Turning waste food into watts

Published: Monday, 27th February 2017

Over the next two months Oxford City Council will be out and about visiting households to give out free food caddy liners and “no food waste” stickers for residents’ green rubbish bin as well as handing out food waste recycling leaflets and talking to residents about how they can recycle more of their food waste.

It’s all part of an initiative to highlight a change to the way that the City Council collects food waste for recycling. It no longer goes in with garden waste. Instead it is collected separately and taken for processing at a plant near Cassington where it is turned into electricity and fertiliser. The plant generates enough electricity for up to 4,200 homes - the equivalent of taking 71,000 cars off the road.

Councillor John Tanner, Board Member for a Clean and Green Oxford, said: “I want to send a big thank you to all those who already recycle their food waste - more and more of you are putting it into the green caddy for weekly collection. But still too much of this valuable resource is being chucked in the green rubbish bin and then incinerated. If it’s food it belongs in the caddy, not the green bin. Food waste is too valuable to waste. No amount is too small.”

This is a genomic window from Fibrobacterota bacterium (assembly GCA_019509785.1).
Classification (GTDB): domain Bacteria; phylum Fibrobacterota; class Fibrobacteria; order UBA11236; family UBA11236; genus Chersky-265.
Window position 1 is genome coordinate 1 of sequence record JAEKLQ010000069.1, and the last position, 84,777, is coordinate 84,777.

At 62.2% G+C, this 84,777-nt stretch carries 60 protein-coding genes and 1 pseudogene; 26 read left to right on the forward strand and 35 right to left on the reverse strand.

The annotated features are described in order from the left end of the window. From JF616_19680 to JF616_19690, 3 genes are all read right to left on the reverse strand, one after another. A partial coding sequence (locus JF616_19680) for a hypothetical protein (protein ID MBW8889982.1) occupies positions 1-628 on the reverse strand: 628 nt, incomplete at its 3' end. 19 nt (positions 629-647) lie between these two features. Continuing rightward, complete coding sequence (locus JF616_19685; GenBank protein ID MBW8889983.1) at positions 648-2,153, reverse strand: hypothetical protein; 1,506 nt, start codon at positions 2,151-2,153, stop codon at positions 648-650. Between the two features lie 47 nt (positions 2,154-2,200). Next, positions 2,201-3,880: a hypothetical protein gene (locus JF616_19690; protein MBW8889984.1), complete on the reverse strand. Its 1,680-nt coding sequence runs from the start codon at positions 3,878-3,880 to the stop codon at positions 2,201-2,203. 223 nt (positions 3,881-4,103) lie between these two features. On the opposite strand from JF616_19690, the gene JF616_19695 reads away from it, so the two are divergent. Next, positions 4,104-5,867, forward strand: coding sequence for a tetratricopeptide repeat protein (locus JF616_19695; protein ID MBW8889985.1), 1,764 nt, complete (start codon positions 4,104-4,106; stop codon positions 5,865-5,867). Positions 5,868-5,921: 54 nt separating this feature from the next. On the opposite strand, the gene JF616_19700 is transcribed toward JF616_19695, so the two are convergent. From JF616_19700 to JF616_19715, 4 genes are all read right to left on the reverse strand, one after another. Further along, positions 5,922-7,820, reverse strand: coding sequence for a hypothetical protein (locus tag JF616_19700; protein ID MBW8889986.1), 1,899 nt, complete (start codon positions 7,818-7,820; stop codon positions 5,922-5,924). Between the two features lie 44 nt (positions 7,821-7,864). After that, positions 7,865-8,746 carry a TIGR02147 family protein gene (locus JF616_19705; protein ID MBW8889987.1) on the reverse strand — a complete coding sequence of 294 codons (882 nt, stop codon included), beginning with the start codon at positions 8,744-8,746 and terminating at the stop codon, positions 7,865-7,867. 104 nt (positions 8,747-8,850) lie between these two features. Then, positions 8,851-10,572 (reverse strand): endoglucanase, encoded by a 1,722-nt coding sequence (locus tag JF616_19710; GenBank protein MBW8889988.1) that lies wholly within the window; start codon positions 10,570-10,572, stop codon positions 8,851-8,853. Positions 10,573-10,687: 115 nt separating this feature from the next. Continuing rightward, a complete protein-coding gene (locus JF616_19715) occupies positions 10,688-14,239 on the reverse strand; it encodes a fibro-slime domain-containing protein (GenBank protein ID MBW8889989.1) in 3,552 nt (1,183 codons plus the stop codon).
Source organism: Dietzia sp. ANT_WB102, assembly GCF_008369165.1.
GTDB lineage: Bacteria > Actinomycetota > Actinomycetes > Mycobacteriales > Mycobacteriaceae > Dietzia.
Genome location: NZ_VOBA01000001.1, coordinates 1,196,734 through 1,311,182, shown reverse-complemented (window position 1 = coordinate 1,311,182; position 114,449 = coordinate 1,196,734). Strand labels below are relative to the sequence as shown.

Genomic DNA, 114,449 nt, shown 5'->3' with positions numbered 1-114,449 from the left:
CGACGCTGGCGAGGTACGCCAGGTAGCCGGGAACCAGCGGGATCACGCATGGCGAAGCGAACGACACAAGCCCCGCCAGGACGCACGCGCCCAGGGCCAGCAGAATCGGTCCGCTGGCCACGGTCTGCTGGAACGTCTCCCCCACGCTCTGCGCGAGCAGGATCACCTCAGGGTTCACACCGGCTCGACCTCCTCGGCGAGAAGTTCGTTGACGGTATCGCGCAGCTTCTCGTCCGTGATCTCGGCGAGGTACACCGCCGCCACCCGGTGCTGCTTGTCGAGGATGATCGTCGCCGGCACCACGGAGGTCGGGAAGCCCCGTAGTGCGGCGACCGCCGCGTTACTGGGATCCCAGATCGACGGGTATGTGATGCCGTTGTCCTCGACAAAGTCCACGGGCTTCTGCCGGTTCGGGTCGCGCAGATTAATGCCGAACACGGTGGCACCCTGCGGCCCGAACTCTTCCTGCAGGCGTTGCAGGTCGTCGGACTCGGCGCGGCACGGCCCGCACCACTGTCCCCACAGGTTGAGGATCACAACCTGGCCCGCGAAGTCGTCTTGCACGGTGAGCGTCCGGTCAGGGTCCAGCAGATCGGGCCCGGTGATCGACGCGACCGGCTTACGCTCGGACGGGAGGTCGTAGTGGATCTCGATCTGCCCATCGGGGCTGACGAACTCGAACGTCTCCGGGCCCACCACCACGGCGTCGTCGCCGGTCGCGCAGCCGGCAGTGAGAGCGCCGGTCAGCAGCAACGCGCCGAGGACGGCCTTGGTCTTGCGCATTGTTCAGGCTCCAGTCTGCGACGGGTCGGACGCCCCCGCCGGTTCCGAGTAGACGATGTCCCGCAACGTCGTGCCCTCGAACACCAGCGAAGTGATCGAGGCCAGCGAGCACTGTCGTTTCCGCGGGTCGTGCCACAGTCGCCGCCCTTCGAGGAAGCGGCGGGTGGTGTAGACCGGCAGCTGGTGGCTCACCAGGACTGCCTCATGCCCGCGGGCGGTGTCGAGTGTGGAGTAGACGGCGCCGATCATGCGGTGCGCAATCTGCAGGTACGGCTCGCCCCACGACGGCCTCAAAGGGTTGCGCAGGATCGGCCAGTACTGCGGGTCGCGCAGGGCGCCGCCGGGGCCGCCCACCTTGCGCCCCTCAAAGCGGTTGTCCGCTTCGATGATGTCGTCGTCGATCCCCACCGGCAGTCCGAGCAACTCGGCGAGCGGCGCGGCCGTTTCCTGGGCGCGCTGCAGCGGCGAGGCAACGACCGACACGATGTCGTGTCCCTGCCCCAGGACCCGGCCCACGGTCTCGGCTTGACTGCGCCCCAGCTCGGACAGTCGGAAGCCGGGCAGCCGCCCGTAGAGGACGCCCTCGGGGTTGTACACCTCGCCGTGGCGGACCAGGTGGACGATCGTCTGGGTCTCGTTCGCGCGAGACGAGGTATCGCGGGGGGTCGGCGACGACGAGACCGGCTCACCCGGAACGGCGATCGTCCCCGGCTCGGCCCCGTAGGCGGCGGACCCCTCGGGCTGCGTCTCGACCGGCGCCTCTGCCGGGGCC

The City Council is working with the other Oxfordshire councils and Agrivert, who process the county’s food waste. The aim is to recycle more food leftovers rather than throw them into the general rubbish. Over 20 per cent of the county’s food waste gets binned but the more that ends up in the food recycling bins, the more goes to Agrivert’s anaerobic digestion plant to produce electricity and fertiliser for local farmers. Recycling food waste can help save money too as it is two and a half times more expensive to dispose of food as waste, than to recycle it.

Last year households in Oxford City recycled 3,342 tonnes of food waste, the aim of this project is to encourage more participation and see if providing free liners gets more residents involved.